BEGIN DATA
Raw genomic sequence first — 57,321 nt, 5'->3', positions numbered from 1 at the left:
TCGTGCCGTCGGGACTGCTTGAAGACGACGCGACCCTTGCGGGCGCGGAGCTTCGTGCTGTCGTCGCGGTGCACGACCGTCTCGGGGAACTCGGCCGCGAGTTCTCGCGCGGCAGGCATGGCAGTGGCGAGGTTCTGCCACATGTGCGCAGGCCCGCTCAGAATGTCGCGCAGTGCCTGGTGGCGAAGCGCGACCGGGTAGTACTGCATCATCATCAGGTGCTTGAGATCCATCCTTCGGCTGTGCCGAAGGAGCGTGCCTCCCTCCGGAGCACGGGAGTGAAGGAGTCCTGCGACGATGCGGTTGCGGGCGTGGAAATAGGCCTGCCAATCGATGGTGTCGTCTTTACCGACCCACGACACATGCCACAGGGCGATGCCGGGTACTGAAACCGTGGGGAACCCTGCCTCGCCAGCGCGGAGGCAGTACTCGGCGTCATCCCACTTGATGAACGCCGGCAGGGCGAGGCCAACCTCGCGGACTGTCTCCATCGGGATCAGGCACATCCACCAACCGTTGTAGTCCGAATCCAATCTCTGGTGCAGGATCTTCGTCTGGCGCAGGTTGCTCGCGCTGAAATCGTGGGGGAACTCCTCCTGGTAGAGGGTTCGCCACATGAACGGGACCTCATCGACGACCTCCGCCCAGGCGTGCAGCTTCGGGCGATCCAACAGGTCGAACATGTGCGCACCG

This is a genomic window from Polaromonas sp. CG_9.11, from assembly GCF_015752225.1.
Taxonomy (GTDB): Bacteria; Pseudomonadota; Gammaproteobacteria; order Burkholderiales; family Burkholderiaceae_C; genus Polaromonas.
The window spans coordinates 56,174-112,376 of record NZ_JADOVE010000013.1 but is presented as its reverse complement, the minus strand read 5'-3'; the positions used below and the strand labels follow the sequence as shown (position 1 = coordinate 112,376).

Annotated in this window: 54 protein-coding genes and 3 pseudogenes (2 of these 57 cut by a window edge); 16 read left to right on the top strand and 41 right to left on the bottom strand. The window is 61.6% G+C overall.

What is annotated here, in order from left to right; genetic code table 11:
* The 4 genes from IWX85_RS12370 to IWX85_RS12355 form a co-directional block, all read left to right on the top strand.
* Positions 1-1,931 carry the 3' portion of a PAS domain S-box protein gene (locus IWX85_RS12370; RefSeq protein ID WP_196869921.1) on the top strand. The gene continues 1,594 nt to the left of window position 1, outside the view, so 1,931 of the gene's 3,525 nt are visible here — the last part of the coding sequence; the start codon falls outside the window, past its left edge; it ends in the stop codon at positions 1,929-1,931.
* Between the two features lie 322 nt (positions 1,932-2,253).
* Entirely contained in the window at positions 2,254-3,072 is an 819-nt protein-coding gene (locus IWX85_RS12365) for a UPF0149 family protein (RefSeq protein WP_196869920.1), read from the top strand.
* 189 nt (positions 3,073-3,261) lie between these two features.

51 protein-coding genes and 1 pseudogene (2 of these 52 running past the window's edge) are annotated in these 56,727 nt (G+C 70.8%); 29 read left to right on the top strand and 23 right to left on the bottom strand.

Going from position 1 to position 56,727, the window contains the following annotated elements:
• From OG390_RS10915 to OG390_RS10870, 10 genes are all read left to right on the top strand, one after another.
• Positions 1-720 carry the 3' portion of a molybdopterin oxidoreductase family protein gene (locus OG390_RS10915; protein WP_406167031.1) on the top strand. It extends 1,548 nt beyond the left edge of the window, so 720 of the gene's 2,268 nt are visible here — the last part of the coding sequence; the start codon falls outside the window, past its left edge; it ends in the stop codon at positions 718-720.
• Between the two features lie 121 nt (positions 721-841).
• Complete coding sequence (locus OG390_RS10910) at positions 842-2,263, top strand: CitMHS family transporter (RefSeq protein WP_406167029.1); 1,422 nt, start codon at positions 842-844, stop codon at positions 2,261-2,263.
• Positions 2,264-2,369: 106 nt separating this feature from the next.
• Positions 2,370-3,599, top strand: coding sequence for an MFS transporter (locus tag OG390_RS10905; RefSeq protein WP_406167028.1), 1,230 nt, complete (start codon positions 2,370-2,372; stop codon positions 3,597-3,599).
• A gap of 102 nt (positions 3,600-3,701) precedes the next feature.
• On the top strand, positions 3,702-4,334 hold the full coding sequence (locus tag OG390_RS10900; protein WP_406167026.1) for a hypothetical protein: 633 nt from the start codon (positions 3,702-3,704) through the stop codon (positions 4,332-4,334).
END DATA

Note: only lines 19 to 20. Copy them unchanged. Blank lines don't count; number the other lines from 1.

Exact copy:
• Positions 2,264-2,369: 106 nt separating this feature from the next.
• Positions 2,370-3,599, top strand: coding sequence for an MFS transporter (locus tag OG390_RS10905; RefSeq protein WP_406167028.1), 1,230 nt, complete (start codon positions 2,370-2,372; stop codon positions 3,597-3,599).